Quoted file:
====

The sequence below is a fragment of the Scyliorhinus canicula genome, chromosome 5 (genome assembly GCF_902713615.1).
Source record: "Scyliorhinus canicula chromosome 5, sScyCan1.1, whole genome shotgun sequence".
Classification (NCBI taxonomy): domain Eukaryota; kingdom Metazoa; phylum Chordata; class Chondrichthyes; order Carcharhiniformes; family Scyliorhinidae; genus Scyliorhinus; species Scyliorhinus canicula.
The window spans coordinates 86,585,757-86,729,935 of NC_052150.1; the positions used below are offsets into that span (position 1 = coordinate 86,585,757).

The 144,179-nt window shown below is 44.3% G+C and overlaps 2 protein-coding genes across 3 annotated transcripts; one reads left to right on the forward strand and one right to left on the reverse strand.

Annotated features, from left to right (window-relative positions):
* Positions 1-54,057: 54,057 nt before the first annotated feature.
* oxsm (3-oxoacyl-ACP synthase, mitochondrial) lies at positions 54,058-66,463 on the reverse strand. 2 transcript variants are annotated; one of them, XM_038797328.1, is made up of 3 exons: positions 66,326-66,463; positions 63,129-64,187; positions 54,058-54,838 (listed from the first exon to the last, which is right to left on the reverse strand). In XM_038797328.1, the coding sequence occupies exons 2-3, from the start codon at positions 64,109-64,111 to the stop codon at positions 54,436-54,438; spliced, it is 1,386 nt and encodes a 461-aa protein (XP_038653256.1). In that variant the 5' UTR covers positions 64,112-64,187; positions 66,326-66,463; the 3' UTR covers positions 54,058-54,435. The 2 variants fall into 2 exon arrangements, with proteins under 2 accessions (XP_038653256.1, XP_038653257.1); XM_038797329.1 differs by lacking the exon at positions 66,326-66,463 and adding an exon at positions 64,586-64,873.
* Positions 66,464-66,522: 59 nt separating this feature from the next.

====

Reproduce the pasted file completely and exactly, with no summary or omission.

The sequence below is a fragment of the Scyliorhinus canicula genome, chromosome 5 (genome assembly GCF_902713615.1).
Source record: "Scyliorhinus canicula chromosome 5, sScyCan1.1, whole genome shotgun sequence".
Classification (NCBI taxonomy): domain Eukaryota; kingdom Metazoa; phylum Chordata; class Chondrichthyes; order Carcharhiniformes; family Scyliorhinidae; genus Scyliorhinus; species Scyliorhinus canicula.
The window spans coordinates 86,585,757-86,729,935 of NC_052150.1; the positions used below are offsets into that span (position 1 = coordinate 86,585,757).

The 144,179-nt window shown below is 44.3% G+C and overlaps 2 protein-coding genes across 3 annotated transcripts; one reads left to right on the forward strand and one right to left on the reverse strand.

Annotated features, from left to right (window-relative positions):
* Positions 1-54,057: 54,057 nt before the first annotated feature.
* oxsm (3-oxoacyl-ACP synthase, mitochondrial) lies at positions 54,058-66,463 on the reverse strand. 2 transcript variants are annotated; one of them, XM_038797328.1, is made up of 3 exons: positions 66,326-66,463; positions 63,129-64,187; positions 54,058-54,838 (listed from the first exon to the last, which is right to left on the reverse strand). In XM_038797328.1, the coding sequence occupies exons 2-3, from the start codon at positions 64,109-64,111 to the stop codon at positions 54,436-54,438; spliced, it is 1,386 nt and encodes a 461-aa protein (XP_038653256.1). In that variant the 5' UTR covers positions 64,112-64,187; positions 66,326-66,463; the 3' UTR covers positions 54,058-54,435. The 2 variants fall into 2 exon arrangements, with proteins under 2 accessions (XP_038653256.1, XP_038653257.1); XM_038797329.1 differs by lacking the exon at positions 66,326-66,463 and adding an exon at positions 64,586-64,873.
* Positions 66,464-66,522: 59 nt separating this feature from the next.